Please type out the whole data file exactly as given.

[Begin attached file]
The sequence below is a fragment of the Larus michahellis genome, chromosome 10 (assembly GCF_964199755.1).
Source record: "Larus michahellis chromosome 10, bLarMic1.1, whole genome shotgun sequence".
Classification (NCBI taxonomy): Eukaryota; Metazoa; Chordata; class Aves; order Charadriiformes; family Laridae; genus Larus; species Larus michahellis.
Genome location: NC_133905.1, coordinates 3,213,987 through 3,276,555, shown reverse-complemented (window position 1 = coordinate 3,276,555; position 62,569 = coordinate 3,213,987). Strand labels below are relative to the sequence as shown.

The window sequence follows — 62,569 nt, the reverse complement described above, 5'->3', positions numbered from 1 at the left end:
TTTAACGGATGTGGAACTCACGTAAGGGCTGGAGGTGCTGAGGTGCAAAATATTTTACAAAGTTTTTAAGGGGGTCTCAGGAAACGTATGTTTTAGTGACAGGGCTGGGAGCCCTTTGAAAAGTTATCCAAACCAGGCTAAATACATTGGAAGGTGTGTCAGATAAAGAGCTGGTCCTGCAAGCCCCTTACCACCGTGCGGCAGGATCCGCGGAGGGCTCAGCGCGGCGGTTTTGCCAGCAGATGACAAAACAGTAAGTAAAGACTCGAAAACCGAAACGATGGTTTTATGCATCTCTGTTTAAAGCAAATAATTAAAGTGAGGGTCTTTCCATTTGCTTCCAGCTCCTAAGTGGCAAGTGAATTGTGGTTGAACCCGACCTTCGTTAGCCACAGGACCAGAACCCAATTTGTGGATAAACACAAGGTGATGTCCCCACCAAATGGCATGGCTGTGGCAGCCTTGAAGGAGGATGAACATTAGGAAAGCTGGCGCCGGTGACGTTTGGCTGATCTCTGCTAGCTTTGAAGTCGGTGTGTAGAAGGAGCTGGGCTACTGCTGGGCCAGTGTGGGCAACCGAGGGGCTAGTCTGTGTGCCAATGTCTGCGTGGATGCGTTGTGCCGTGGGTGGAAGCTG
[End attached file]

The sequence below is a fragment of the Larus michahellis genome, chromosome 10 (assembly GCF_964199755.1).
Source record: "Larus michahellis chromosome 10, bLarMic1.1, whole genome shotgun sequence".
Classification (NCBI taxonomy): Eukaryota; Metazoa; Chordata; class Aves; order Charadriiformes; family Laridae; genus Larus; species Larus michahellis.
Genome location: NC_133905.1, coordinates 3,213,987 through 3,276,555, shown reverse-complemented (window position 1 = coordinate 3,276,555; position 62,569 = coordinate 3,213,987). Strand labels below are relative to the sequence as shown.

The window sequence follows — 62,569 nt, the reverse complement described above, 5'->3', positions numbered from 1 at the left end:
TTTAACGGATGTGGAACTCACGTAAGGGCTGGAGGTGCTGAGGTGCAAAATATTTTACAAAGTTTTTAAGGGGGTCTCAGGAAACGTATGTTTTAGTGACAGGGCTGGGAGCCCTTTGAAAAGTTATCCAAACCAGGCTAAATACATTGGAAGGTGTGTCAGATAAAGAGCTGGTCCTGCAAGCCCCTTACCACCGTGCGGCAGGATCCGCGGAGGGCTCAGCGCGGCGGTTTTGCCAGCAGATGACAAAACAGTAAGTAAAGACTCGAAAACCGAAACGATGGTTTTATGCATCTCTGTTTAAAGCAAATAATTAAAGTGAGGGTCTTTCCATTTGCTTCCAGCTCCTAAGTGGCAAGTGAATTGTGGTTGAACCCGACCTTCGTTAGCCACAGGACCAGAACCCAATTTGTGGATAAACACAAGGTGATGTCCCCACCAAATGGCATGGCTGTGGCAGCCTTGAAGGAGGATGAACATTAGGAAAGCTGGCGCCGGTGACGTTTGGCTGATCTCTGCTAGCTTTGAAGTCGGTGTGTAGAAGGAGCTGGGCTACTGCTGGGCCAGTGTGGGCAACCGAGGGGCTAGTCTGTGTGCCAATGTCTGCGTGGATGCGTTGTGCCGTGGGTGGAAGCTG